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In Memoriam ‑ Victor Thiessen
Suddenly and unexpectedly in the company of his partner and very close friends, Victor Thiessen passed away at the age of 74 on the evening of February 6th, 2016.
Victor was born in Western Ukraine in 1941 and as young child fled with his sister and mother, Meta, to Germany and later Manitoba. He pursued a Bachelor of Arts at the University of Manitoba (’63) and earned a Masters (’65) and Doctoral (’68) degree at the University of Wisconsin. Upon completing his studies he worked at Case Western Reserve University and University of Essex before joining the Department of Sociology and Social Anthropology at Dalhousie University in 1972.
He was a consummate intellectual and academic and was a social scientist who sought to learn and observe the underlying patterns of how and why people act and behave as we do. His early work wrestled with issues of social psychology and during the course of his career he also researched and published on fishing communities, educational aspirations of children and youth, and how to analyse and evaluate survey data.
He truly loved to play with statistics and teach others how to do the same –something he continued to do as Professor Emeritus. At time of his death he was working with a good friend and colleague on a German version of his book “Arguing with Numbers.” In it he was updating his ideas and expanding them for an international audience.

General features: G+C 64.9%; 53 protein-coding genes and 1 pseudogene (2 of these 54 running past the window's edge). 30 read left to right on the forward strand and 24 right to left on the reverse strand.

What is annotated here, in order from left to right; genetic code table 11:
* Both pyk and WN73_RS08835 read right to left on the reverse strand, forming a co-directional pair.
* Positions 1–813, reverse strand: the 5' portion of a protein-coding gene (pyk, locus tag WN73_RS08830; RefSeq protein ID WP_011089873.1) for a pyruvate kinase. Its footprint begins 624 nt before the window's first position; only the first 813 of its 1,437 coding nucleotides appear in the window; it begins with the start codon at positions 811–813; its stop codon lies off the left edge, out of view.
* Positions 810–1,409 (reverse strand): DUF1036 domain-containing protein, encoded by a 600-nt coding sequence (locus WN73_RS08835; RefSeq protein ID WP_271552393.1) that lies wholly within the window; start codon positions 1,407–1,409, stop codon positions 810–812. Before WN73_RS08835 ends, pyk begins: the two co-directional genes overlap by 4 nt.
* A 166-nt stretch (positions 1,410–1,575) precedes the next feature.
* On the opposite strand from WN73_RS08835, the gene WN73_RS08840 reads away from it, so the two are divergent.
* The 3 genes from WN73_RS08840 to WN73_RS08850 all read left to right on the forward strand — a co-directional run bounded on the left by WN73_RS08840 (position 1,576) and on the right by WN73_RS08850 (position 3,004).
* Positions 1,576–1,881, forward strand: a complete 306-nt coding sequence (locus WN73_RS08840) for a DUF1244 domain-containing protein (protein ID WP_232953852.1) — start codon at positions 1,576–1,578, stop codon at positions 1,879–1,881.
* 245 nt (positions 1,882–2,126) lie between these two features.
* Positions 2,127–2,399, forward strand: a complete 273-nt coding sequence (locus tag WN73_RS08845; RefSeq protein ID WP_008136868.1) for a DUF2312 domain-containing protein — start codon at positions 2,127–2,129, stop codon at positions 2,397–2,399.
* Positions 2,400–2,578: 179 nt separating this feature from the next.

During his career Victor took on a number of important roles at Dalhousie. He served as Chair of his department, Dean of the Faculty of Arts and Social Sciences, and Academic Director of the Atlantic Research Data Centre. His insights and keen mind were highly valued and for those who worked and studied with him, he was a passionate colleague and mentor who left a lasting impression –even on those who only met him briefly.
Above all, he was a down to earth person who enjoyed exploring all aspects of life and loved creating and imagining projects and doing physical work. Be it building and renovating his home, constructing a brick oven, planting an ocean side garden, or cutting a road in a wood lot, he thoroughly enjoyed getting his hands dirty and working long and hard in doing so. He was also a bon vivant who enjoyed nothing more than baking bread, cooking gourmet meals, and sitting with family and friends, from here and all over the world, sharing good food and wine and celebrating their company. His strong tenor voice and warm hugs will be greatly missed.
He is survived by his partner Barbara, his sister Elfrieda (Ian), his daughters Katie (Tuma) and Tanya (Bill), and his grandchildren Thomas, Brianna, Zach, Zoey, Carly and Joey. In lieu of flowers or gifts, and in the spirit of Victor, please take a moment to be generous and compassionate to those you love and care for.
A celebration of his life will be held March 19 at 2-4 pm at the Mi’kmaw Native Friendship Centre (2158 Gottingen Street, Halifax, Nova Scotia).
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